The mix of cannabis reform and Europe’s Nordic social democracies is a strange one.
Philosophies about things like prison sentences and social systems, let alone education and healthcare, are decidedly more liberal if not “left” than almost any other place in the world in Scandinavia. The region consists of three countries – Denmark, Norway and Sweden.
However, when such philosophies are mixed with cannabis reform, so far the results are decidedly mixed.
Cannabis Reform In Scandinavia So Far
In Denmark, cannabis reform began happening on the medical side as of 2018. There is also a “recreational” experiment on the drawing board, proposed at the site of the old hippie commune called Christiana in Copenhagen which was allowed to operate by the authorities since the 1970s and only recently closed down because of gang violence.
According to NORML Norway, the land of the Vikings is actually somewhere in between this stance and Sweden`s. Medical marijuana is technically legal in the country, but possession for less than 15 grams is still a fineable offense, and most doctors do not know much about the drug or prescribe it.
Sweden however, has one of the most punitive zero-tolerance policies in Europe. That goes for not only “medical” cannabis but also commercial uses of hemp (including CBD).
That, however, has begun to change – and in some interesting ways. Starting with the fact that the government literally owns stocks in two of the largest global (and Canadian) cannabis companies in the world (Aurora and Canopy Growth).
A New Era Is Dawning
The use, possession and distribution of cannabis are criminal offenses in Sweden and can carry, depending on the crime, up to 18 years in prison. Generally however, cannabis is not considered a dangerous drug, and minor possession is usually settled out of court.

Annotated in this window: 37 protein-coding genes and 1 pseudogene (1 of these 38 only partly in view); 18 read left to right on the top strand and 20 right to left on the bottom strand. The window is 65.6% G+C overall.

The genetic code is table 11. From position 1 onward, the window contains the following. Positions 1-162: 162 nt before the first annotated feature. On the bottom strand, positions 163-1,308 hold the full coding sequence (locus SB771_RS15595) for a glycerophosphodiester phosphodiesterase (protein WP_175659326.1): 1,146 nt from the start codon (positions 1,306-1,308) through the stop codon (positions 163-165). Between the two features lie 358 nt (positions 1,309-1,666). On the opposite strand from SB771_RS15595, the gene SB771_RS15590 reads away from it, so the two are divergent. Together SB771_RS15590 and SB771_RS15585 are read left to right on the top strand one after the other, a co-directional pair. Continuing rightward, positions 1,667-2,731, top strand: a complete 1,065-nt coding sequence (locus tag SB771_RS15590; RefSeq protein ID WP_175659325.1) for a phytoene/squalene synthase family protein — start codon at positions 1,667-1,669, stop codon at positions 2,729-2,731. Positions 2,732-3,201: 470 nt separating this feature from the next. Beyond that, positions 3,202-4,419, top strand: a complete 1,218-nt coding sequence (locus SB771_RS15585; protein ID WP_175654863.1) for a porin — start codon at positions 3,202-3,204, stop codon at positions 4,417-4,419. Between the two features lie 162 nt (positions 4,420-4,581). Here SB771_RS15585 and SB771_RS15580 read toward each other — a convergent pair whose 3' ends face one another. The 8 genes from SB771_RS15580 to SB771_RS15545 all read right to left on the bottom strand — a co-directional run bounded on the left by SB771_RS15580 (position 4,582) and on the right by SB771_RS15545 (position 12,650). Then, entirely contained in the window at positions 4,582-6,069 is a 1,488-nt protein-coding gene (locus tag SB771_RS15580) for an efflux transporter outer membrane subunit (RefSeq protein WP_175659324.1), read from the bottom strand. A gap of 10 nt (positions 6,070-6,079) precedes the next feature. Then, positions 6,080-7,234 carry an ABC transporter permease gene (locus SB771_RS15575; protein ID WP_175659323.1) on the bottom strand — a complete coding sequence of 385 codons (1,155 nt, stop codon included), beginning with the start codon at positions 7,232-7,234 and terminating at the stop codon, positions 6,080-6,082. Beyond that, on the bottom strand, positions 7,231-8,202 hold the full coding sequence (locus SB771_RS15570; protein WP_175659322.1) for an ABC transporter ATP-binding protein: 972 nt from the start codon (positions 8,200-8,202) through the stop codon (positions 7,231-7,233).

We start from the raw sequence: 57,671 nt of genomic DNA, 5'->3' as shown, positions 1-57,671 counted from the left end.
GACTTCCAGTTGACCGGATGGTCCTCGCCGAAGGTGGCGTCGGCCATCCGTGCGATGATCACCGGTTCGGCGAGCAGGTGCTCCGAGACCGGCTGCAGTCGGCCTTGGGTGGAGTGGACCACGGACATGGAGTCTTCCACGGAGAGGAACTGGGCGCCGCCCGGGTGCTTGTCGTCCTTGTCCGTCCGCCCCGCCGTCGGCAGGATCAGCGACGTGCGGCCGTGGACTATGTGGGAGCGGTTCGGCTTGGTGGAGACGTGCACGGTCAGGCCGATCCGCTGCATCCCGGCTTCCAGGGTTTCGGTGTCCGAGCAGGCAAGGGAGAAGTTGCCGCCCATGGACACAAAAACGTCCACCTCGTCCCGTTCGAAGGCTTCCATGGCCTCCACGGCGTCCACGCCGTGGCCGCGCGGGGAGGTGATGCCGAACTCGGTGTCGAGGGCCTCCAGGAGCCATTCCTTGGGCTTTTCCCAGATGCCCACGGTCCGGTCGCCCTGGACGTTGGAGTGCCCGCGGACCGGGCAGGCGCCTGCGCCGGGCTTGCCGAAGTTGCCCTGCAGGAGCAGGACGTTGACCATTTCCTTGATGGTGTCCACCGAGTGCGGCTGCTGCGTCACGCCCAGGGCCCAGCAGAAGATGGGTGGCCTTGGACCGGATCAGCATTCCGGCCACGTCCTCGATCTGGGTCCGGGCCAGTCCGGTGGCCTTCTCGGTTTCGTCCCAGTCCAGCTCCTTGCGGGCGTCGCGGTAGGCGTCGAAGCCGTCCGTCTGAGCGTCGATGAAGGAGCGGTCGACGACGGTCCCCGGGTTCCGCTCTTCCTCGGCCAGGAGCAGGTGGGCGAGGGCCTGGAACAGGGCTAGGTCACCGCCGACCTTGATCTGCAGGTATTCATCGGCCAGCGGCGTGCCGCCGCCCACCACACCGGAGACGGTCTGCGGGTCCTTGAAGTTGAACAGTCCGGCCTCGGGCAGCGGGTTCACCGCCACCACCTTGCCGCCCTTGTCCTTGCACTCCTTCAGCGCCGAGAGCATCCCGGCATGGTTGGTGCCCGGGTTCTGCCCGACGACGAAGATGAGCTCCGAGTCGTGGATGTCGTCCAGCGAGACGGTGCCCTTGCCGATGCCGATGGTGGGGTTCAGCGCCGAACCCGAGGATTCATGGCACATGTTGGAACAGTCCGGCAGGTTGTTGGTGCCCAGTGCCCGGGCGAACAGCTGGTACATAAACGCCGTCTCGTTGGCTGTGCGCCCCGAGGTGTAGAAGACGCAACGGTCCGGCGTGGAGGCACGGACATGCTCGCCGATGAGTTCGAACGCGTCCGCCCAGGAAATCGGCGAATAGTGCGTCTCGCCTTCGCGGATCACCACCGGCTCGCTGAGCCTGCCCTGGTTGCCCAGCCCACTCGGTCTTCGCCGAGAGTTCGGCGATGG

As of 2017, the time when the medical law began to change in Germany and as the laws began to change in Denmark, 91% of all drug crimes in Sweden were for use and simple possession. Cannabis is by far, the most used illicit drug. Current statistics put adult-use at approximately 10% of the population.
Technically, cannabinoids as medicine are legal and available in the country. The Swedish Medical Products Agency approved British made Sativex as a treatment for MS in 2012. Furthermore, the SMPA can also authorize special use for patients on a case-by-case basis if a doctor is willing to recommend it. So basically Germany before 2017.
CBD is also strictly regulated in the country. Indeed, last year, Sweden’s Supreme Court found that ANY CBD products that contain any traces of THC are narcotics, and further, that all CBD products themselves must adhere to European novel food standards.
A recent poll in the country found that 66% of respondents believed that wider medical use should become available. It is likely that this legislative fix will be implemented in the next few years as more and more reform comes to Europe.
However, for all its progressiveness on many “green” issues, cannabis reform is far from the top of the agenda in Sweden.
Continue to follow the International Cannabis Business Conference for updates on European cannabis policy and of course, stay tuned on when the next conference will return to Europe.